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I have seen in physical literature an example of application of a very unusual form of the law of large numbers. I would like to understand how legitimate is the use of it, whether there are mathematically rigorous results in this direction, or at least some clarifications would be helpful. What is non-typical in the example is that the "probability measure" is not positive, but rather complex valued (though still normalized by one).

The example is taken from the book "Gauge fields and strings", $\S$ 9.1, by A. Polyakov. The argument is a part of computation of some path integral.

Let us fix $T>0$. Divide the segment $[0,T]$ to $T/\varepsilon$ parts of equal length $\varepsilon$. For small $c>0$ consider the integral $$\int_{\mathbb{R}^{T/\varepsilon}}\left(\prod_{t=1}^{T/\varepsilon}d\gamma_t(\gamma_t-ic)^{-2}e^{i\varepsilon (\gamma_t-ic)}\right)\Phi(R;-i\varepsilon\sum_t(\gamma_t-ic)^{-1}),$$ where $\Phi(R,x)=x^{-2}\exp(-R^2/x)$. (Here $R$ is a real number; my notation is slightly different from the book.)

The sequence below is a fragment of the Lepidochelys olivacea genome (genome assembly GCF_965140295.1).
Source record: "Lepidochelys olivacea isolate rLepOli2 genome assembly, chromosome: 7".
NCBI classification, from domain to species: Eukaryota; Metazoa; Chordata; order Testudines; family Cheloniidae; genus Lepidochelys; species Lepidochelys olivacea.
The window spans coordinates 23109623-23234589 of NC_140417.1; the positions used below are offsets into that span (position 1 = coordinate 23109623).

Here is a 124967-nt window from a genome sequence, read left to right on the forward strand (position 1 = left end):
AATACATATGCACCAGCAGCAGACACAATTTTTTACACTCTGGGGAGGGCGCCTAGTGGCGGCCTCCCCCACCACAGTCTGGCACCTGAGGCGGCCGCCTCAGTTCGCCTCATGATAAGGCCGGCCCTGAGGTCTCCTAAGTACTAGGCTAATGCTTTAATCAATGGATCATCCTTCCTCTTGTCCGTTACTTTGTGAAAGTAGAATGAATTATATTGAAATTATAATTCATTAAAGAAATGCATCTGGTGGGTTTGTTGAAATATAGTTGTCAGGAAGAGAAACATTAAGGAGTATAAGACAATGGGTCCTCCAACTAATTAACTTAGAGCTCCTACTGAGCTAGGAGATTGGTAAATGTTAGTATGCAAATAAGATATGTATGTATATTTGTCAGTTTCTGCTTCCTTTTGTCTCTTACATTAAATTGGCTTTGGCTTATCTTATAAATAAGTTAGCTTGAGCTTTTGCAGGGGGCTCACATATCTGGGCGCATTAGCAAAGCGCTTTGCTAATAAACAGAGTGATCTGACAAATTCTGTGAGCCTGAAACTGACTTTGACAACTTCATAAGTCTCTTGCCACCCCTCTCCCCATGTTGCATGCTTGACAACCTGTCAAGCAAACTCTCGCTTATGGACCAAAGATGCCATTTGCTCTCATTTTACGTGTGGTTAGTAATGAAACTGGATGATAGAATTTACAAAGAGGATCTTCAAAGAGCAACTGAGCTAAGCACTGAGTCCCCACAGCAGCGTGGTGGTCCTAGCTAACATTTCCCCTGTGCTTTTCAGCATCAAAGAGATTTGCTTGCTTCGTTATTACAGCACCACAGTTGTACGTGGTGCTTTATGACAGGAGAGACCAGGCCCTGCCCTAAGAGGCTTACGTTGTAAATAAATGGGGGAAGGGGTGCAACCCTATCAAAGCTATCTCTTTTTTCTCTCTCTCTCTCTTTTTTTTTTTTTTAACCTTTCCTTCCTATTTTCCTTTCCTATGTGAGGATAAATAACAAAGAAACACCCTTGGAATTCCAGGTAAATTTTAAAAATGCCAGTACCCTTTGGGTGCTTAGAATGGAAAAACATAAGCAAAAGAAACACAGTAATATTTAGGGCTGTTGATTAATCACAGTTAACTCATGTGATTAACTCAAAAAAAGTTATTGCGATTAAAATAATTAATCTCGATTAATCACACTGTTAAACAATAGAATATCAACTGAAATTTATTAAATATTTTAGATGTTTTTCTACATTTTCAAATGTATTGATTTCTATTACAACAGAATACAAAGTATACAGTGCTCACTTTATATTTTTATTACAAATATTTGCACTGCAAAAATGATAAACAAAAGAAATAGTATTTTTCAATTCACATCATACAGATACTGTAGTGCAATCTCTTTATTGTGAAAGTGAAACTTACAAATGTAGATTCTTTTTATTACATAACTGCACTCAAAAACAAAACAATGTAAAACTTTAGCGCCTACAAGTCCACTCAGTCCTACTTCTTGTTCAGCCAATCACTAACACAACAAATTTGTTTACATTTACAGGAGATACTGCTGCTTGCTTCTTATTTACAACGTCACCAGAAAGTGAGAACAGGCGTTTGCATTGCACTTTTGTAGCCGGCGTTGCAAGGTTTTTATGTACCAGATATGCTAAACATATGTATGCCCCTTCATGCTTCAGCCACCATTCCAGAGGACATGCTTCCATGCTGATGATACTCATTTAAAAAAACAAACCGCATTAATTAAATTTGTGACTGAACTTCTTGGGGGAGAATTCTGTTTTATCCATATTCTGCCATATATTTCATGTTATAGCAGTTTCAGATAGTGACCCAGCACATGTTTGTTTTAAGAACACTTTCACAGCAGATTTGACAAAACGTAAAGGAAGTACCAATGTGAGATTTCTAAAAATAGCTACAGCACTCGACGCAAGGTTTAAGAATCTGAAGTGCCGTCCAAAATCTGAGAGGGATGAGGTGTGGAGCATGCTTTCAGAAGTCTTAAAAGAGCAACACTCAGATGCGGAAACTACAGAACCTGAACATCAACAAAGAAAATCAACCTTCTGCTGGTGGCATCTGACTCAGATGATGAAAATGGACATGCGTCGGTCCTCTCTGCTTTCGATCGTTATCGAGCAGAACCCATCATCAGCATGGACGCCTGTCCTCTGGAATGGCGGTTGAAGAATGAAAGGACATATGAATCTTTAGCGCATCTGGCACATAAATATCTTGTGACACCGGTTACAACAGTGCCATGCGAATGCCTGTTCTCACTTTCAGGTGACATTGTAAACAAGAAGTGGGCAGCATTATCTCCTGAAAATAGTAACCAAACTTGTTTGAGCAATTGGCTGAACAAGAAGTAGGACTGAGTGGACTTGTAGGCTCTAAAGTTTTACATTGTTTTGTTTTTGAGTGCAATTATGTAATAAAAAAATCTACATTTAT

The measure is not normalized, but one can divide by the total measure. Clearly $(\gamma_t-ic)^{-1}$ are i.i.d. The above integral depends only on their sum $\sum_{t=1}^{T/\varepsilon}(\gamma_t-ic)^{-1}$. Thus formally it looks like one is in position to apply some form of LLN when $\varepsilon\to 0$ and replace this sum inside $\Phi$ by the expectation of $(\gamma_t-ic)^{-1}$ times $T/\varepsilon$. (In fact Polyakov gives few more estimates of the variance to justify that. It would be standard if the measure was positive, but otherwise it looks mysterious to me.)

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  • $\begingroup$ Technically one can do that. But I think this is not what is done in the book mentioned above. $\endgroup$ – makt Apr 26 '15 at 10:04
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    $\begingroup$ I gave an answer at physicsoverflow.org/30561 $\endgroup$ – Arnold Neumaier Apr 28 '15 at 11:50

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